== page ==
National Observer (subscription)
Why do pandemic injunctions target protests but not churches?
Margot Young, a professor at the Peter A. Allard School of Law at UBC, commented on the B.C. Supreme Court’s decision to reject an injunction aimed at stopping churchgoers from gathering illegally during the pandemic.
Tuna’s last stand
Dr. Daniel Pauly, a professor at UBC’s Institute for the Oceans and Fisheries, gave comments about skipjack tuna being fished into decline. The article also mentioned his global fisheries research initiative that updated a global database of commercial tuna catches from 1950 to 2016.
The surprising key to combatting vaccine refusal
Dr. Margaret Moss, a UBC nursing professor and an enrolled member of the Three Affiliated Tribes of North Dakota, commented on vaccine refusal among American Indians. She says it’s not about vaccine hesitancy, but rather hesitancy and distrust regarding the entire government.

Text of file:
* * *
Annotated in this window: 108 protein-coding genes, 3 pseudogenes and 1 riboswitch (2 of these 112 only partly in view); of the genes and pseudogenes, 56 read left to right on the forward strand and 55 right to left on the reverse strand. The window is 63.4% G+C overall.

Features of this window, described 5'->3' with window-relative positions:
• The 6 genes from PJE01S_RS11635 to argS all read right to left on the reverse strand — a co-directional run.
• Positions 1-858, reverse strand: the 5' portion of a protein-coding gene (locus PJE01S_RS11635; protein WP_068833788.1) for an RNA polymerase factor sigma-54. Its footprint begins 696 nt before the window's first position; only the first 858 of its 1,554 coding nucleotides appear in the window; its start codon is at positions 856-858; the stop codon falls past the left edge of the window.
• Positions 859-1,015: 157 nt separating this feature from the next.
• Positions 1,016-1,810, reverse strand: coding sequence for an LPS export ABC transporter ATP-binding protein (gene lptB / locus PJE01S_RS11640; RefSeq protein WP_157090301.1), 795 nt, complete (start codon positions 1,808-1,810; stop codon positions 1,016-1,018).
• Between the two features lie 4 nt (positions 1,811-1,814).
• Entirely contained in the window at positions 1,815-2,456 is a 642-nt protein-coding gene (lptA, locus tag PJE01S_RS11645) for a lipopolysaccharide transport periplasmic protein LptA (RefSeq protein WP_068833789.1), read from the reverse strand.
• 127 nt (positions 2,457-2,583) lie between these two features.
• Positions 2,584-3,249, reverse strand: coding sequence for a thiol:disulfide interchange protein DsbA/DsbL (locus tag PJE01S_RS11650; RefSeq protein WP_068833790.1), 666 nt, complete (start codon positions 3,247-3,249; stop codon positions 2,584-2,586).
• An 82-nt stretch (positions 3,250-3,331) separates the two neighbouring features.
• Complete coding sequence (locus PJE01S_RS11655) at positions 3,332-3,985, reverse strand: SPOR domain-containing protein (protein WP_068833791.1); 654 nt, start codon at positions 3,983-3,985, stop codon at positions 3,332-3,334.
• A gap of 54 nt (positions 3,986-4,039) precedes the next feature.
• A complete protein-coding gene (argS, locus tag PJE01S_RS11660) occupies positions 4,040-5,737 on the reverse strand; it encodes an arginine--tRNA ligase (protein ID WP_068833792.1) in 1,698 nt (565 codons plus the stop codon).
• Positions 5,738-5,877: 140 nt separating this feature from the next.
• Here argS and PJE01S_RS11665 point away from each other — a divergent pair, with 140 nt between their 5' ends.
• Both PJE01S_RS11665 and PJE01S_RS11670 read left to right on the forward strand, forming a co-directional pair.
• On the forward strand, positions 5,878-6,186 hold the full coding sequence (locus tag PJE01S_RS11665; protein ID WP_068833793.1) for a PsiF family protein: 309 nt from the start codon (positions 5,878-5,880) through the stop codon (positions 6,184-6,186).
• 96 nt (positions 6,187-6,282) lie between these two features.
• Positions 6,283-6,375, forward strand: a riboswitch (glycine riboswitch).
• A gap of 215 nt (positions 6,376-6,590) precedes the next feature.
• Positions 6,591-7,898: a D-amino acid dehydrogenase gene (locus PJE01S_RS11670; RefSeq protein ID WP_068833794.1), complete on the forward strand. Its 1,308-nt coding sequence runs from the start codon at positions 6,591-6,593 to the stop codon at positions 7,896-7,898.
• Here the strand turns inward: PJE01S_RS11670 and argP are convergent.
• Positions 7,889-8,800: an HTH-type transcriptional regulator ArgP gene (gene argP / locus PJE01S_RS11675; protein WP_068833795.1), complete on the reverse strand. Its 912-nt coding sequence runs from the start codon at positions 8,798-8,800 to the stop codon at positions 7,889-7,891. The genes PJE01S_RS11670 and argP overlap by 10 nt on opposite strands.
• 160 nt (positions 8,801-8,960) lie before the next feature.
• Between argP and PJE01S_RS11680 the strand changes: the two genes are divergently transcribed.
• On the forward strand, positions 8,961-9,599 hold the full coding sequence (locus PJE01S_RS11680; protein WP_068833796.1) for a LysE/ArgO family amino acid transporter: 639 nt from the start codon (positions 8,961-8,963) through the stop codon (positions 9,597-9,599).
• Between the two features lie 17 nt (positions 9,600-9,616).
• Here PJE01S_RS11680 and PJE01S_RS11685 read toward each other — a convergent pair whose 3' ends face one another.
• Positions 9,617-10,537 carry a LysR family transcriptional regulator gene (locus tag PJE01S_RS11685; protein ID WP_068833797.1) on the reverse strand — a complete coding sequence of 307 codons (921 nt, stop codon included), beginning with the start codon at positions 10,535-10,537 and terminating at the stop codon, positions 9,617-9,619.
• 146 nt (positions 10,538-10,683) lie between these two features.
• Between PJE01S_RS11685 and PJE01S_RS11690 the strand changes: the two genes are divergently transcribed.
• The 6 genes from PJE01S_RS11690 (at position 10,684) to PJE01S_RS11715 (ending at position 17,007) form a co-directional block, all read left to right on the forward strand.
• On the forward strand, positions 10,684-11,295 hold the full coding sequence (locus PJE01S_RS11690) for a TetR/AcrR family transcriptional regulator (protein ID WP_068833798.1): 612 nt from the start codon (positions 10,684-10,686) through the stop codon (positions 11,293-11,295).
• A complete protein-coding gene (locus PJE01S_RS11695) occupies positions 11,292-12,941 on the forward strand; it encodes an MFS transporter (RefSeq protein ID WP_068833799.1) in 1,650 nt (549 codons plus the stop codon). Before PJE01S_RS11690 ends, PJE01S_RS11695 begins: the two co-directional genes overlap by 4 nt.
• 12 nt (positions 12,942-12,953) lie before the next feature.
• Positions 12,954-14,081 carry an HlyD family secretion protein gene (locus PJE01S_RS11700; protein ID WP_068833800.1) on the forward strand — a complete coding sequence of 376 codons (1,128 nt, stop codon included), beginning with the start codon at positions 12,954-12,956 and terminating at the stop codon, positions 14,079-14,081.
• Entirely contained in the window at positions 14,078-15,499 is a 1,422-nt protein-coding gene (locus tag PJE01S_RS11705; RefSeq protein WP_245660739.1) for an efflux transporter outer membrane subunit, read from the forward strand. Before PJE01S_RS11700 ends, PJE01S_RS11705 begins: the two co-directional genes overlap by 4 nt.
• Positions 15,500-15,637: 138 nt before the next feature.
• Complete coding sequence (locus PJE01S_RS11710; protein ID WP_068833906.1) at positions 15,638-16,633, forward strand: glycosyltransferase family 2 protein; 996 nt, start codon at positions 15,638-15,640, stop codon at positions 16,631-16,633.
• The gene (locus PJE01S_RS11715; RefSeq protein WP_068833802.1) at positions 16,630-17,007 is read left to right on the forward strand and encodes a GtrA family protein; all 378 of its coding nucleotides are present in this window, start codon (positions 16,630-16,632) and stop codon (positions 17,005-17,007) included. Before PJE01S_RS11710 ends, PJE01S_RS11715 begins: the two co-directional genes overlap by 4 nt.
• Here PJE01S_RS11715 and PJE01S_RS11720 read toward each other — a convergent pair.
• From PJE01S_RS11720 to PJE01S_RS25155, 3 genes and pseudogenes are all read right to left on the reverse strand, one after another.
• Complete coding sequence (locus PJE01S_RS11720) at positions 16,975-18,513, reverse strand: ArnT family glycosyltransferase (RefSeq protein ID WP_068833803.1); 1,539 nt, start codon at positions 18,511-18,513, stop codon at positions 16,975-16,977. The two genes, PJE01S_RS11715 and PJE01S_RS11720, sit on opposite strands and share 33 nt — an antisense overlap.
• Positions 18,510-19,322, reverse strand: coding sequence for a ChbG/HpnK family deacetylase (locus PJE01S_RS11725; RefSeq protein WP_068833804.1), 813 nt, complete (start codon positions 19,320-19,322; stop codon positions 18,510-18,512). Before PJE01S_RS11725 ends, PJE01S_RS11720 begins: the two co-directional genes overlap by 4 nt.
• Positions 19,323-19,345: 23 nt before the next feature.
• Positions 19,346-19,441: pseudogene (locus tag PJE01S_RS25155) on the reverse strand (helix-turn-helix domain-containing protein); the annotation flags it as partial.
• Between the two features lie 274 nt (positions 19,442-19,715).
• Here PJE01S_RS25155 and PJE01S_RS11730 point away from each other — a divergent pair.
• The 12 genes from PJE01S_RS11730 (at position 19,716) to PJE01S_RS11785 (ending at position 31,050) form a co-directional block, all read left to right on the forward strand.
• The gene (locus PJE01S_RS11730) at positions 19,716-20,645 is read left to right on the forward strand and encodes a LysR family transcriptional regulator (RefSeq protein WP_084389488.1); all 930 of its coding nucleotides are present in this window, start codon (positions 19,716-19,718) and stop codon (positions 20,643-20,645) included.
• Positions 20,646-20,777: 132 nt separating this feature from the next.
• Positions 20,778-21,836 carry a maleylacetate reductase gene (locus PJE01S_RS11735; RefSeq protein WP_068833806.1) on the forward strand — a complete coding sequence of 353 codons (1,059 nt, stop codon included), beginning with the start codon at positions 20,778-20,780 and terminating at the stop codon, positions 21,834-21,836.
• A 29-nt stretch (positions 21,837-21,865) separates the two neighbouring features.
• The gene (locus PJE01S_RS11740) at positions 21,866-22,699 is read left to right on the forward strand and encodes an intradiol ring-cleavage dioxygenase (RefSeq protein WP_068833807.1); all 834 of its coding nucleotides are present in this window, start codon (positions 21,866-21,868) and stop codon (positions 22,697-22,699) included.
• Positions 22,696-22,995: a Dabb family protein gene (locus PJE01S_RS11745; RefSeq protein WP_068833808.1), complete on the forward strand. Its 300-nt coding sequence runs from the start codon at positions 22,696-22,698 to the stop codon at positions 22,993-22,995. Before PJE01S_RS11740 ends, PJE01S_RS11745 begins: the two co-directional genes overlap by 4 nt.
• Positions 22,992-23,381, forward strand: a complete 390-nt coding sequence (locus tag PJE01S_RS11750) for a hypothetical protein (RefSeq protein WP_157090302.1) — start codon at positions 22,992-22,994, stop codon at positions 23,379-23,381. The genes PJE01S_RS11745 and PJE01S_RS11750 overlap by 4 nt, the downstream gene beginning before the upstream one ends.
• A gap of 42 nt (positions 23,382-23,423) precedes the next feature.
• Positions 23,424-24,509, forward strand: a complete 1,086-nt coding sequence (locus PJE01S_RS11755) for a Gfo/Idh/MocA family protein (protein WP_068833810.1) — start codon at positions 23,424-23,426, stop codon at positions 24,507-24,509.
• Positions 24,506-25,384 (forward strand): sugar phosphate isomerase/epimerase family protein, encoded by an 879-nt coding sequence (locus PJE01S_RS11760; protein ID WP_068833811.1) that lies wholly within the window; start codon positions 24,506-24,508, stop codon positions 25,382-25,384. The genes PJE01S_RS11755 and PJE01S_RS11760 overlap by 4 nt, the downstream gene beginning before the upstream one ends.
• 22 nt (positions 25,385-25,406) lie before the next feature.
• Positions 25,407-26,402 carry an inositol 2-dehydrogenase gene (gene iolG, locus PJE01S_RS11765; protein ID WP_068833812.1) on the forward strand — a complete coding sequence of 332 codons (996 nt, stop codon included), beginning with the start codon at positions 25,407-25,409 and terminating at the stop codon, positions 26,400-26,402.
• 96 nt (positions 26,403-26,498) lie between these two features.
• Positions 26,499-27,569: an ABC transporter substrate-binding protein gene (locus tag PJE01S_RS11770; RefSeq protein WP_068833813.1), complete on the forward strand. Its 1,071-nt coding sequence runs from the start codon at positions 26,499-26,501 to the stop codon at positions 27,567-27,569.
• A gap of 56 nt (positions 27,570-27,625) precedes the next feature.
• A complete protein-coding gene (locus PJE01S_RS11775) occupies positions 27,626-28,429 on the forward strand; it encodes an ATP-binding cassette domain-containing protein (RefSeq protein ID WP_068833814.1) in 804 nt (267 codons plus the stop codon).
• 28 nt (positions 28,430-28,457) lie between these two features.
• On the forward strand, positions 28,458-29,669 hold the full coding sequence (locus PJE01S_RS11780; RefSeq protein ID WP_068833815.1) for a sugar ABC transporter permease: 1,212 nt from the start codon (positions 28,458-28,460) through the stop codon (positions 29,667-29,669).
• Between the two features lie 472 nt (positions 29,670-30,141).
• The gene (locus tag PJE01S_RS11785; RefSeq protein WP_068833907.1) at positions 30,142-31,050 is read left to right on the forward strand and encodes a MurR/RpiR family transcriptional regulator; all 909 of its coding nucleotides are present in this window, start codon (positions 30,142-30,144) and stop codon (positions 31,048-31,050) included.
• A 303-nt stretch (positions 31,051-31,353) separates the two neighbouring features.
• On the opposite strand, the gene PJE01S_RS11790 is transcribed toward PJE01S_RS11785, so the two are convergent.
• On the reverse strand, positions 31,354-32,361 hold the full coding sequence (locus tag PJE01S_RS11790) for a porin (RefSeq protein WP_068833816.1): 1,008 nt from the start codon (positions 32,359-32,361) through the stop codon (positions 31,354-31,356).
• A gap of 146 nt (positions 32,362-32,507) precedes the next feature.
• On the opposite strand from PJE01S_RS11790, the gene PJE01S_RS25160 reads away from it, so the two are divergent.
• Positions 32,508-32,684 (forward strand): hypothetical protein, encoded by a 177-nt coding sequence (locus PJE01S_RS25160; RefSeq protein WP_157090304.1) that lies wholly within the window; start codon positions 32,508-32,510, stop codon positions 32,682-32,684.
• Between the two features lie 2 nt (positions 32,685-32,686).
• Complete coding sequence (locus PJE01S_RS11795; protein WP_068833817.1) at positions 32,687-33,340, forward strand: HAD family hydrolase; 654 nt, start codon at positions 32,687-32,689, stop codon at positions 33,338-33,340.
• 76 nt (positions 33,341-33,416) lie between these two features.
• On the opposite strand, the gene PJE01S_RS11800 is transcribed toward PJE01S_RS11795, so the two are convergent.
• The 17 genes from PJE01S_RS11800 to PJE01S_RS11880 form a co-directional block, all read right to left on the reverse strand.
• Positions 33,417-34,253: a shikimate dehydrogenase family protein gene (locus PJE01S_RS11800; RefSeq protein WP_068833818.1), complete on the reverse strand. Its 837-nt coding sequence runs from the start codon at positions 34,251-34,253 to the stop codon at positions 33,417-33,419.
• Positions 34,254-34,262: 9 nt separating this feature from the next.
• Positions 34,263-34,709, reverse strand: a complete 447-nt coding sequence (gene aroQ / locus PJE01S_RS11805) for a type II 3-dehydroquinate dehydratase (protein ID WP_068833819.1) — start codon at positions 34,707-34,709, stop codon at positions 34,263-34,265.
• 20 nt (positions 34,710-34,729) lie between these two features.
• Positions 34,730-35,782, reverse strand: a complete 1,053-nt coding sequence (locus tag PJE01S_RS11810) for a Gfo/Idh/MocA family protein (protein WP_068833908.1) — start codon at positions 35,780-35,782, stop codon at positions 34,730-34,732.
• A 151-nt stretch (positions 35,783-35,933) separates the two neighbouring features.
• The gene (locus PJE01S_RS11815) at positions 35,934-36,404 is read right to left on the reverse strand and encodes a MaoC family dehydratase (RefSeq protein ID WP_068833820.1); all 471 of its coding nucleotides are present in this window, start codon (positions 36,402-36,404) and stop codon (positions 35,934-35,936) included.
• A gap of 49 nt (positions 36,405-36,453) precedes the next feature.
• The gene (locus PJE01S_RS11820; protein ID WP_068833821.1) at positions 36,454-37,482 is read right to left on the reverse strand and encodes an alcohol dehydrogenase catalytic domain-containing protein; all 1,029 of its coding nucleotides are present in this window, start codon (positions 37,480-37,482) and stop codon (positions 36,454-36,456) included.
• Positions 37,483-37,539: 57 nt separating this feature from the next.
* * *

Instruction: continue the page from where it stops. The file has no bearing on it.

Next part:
Oxford-AstraZeneca vaccine for COVID-19 needs better promotion: experts
Dr. Horacio Bach, an adjunct professor in UBC’s division of infectious diseases, says the Oxford-AstraZeneca vaccine could be better promoted by provincial health officials. He added that it would be unethical to not offer people a choice of vaccines in the same way they can make their own decisions on other aspects of their health care.
The Canadian Press via National Post, Toronto Sun, The Star, CityNews, News 1130, Times Colonist, Kelowna Now, Prince George Matters, Prince George Citizen, Pique, MSN
Metro Vancouver wastewater carries COVID-19, new app reveals viral load
Metro Vancouver is working with UBC and the B.C. Centre for Disease Control to track the presence of the COVID-19 virus in the region’s wastewater. Dr. Natalie Prystajeck, a clinical professor in UBC’s department of pathology and laboratory medicine, was quoted.
The Canadian Press via CTV, National Post, The Star, Vancouver Sun, The Province, Times Colonist, Castanet, Prince George Matters, Prince George Citizen and Tri-City News